(House Foreign Relations Committee Chairman Tom Lantos)
When I lived in Los Angeles, I was riding my bike westward on Wilshire Boulevard just past the Los Angeles Country Club when I saw in the distance a car speed up the curb, over the sidewalk, and into a tree. As it turned out, Kemal Arikan, the Consul General of Turkey in Los Angeles had just been assassinated by an Armenian activist.
History matters for many. I supported the Comfort Women Resolution in the Congress because historical memory battles in Asia are becoming geostrategically consequential — and in my view, the irresponsibility of some leaders in Asia is enabled by the military buffer that we provide. If American forces were not present in Japan and Korea, then the leaders in Japan, Korea, and China might in fact be less prone to stoke historical fires of strident nationalism with decades old grievances. Today with no real chance of military confrontation, they can get away with irresponsible comments.
But I don’t agree with Scott Paul that the Armenian Genocide Resolution passed yesterday in the House Foreign Relations Committee meets the same standard — and given where we are in the Middle East today, the passage of that Resolution undermines “real time” American interests. Chairman Tom Lantos was wrong to allow Congress to legislate history in this case, at this time.
I completely agree with Chris Nelson of the must read but nearly impossible to get Nelson Report:
The Nelson Report — 11 October 2007
TURKEY. . .with the House in recess today, ironically for a funeral, a Floor vote on the Armenian Genocide Resolution could come as quickly as tomorrow (Friday).
Please forgive our blatant editorializing here, but dammit, it does not take a highly developed moral center to decry mass murder, or, for that matter, starvation in Darfur, brutality in Burma, et al.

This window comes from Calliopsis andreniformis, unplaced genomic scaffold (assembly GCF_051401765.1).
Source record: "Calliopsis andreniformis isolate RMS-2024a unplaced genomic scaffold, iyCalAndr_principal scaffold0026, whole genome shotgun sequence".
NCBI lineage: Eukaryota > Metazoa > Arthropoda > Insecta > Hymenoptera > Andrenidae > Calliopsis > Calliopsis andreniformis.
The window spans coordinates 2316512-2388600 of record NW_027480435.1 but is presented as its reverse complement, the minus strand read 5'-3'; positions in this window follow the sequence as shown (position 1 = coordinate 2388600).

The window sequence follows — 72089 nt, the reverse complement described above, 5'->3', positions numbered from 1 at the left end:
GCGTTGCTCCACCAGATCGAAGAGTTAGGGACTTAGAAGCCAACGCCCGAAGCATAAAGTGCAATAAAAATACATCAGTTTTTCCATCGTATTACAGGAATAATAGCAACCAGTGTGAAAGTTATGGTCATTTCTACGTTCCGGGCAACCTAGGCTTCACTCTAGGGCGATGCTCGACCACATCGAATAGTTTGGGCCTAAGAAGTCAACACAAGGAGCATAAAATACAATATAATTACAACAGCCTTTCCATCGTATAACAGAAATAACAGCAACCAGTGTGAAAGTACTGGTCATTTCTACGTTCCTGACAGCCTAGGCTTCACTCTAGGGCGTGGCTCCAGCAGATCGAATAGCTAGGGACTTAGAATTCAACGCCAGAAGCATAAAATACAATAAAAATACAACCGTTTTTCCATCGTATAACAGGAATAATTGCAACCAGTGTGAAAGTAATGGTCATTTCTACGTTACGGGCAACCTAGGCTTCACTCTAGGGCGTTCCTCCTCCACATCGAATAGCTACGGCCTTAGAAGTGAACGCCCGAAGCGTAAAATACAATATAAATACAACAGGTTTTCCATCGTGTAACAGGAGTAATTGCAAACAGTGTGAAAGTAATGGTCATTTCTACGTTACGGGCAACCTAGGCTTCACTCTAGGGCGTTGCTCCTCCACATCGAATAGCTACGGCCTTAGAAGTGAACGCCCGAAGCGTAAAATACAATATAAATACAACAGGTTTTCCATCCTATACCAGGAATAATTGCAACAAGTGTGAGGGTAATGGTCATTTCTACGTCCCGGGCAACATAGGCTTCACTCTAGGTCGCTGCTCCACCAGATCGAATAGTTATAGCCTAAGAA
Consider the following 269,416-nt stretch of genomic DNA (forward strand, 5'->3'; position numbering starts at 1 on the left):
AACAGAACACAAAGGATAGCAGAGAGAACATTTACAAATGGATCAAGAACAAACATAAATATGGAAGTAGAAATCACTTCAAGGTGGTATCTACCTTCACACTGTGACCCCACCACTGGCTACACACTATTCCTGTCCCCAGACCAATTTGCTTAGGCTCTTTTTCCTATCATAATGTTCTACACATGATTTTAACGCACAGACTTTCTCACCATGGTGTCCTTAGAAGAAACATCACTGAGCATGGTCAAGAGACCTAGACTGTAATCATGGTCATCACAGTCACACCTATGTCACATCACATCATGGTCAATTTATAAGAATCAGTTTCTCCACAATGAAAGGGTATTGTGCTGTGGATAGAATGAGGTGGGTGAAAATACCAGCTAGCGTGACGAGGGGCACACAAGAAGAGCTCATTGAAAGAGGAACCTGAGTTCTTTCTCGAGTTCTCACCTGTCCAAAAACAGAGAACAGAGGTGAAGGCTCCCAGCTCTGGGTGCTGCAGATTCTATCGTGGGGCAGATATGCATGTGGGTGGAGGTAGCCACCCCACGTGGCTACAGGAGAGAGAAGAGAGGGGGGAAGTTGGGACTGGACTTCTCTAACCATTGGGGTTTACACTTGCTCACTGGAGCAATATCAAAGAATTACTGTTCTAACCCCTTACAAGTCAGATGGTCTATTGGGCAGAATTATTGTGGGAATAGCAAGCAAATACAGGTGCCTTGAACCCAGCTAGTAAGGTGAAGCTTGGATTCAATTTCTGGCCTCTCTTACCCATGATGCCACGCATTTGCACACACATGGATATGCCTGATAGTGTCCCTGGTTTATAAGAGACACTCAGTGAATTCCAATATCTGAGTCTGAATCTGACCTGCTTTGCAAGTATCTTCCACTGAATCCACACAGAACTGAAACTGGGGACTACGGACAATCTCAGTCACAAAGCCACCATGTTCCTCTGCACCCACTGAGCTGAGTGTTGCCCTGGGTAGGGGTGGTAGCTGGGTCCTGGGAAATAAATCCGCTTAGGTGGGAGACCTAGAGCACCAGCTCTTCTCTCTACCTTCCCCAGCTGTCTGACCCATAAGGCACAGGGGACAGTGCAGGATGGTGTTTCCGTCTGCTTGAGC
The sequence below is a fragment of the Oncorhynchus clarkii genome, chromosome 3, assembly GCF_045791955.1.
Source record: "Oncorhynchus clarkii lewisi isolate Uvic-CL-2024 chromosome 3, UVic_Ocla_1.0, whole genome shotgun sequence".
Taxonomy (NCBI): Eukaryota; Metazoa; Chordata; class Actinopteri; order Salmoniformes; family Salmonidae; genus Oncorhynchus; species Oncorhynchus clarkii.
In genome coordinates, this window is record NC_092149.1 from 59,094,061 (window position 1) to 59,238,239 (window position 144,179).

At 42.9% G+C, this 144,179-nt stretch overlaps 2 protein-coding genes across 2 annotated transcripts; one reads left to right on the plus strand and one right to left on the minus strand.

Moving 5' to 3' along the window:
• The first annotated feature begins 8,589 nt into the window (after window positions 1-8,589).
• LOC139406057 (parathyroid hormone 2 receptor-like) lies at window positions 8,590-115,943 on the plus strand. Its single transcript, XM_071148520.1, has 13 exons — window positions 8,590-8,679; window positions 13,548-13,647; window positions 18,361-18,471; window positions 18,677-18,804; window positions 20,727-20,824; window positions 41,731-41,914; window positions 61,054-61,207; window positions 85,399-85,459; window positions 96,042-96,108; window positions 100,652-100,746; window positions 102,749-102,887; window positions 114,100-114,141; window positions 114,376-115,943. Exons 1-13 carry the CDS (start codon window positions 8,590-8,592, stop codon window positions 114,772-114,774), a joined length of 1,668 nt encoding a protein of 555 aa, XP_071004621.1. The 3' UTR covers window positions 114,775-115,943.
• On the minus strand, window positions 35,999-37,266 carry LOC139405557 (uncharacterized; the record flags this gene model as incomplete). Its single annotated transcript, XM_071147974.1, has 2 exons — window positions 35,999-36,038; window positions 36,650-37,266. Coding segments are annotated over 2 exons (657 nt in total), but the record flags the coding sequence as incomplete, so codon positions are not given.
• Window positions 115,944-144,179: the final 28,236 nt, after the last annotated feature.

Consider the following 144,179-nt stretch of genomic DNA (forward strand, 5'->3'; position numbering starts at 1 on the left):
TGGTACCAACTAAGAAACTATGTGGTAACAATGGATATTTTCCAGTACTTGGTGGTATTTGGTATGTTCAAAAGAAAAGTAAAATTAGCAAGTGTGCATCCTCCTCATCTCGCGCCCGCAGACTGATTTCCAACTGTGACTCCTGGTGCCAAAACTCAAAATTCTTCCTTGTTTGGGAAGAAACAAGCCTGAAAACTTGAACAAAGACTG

And while we’re at it, how about historical events in the US, like, say, the officially declared and systematically applied genocide against the American Indian tribes…and the truly blood curdling justifications offered routinely by Andy Jackson, or Grant, Sherman and Sheridan. . .American heroes all.
Since of course we don’t torture, no apologies are needed for Abu Gharib, renditions, et al.
What it does take is the ability to distinguish between the national interest, and gratuitous, feel-good posturing. . .and if you are a legislator, the guts, if you don’t like bad things, to say what you propose to do about them.
Appropriately tough questions for the perhaps mis-named Foreign Affairs Committee were aptly and very coherently put by its chairman yesterday, who then ignored every one of his points to lead the “yes” vote.
So the question remains on the table today: What strategic interests of the United States have been served by this vote? What US strategic interests will be improved by pushing this Resolution to the Floor? If the Resolution is passed by the House, will US interests be advanced in the Middle East?
Will US troops be safer? And for that matter, will the situation for Armenians still in Turkey be improved?
Oh, sorry, forgot. . .they don’t vote in San Francisco.
Such considerations, incidentally, are why analogies to the Comfort Women Resolution are both false and misleading. It is an indisputable fact that “history”, especially the Government of Japan’s handling of it, had become, and remains an impediment to rational relations between Japan and it’s neighbors in North and East Asia.
The US had and has a legitimate interest…indeed, a compelling need…to help resolve those anxieties. . .in Asia. . .as per the very carefully scripted Bush/Abe colloquy during the then-Prime Minister’s visit earlier this year.
Writing about Lantos’ mistake yesterday, “pairing” the Resolutions on Comfort Women with Armenian Genocide, a leader on Comfort Women, Asia Policy Point’s Mindy Kotler, warns:”Comfort Women was written to provide a road-map to a solution of an historic injustice which had become a strategic concern for our country, (and although no one noticed, it complimented past Government of Japn efforts to resolve the issues).
The Armenian resolution has no end-game other than to condemn Turkey. It does not ask for support to those trying to do the right thing, in Turkey, much less explaining how the resolution relates to Mideast peace and reconciliation. . .”
Congress needs to provide adult supervision over a White House that while powerful still behaves in unacceptable, adolescent ways when it comes to America’s national security needs.
But Tom Lantos and the Foreign Relations Committee has just made the White House look good on a Middle East related policy matter — and that was something I thought was inconceivable.
— Steve Clemons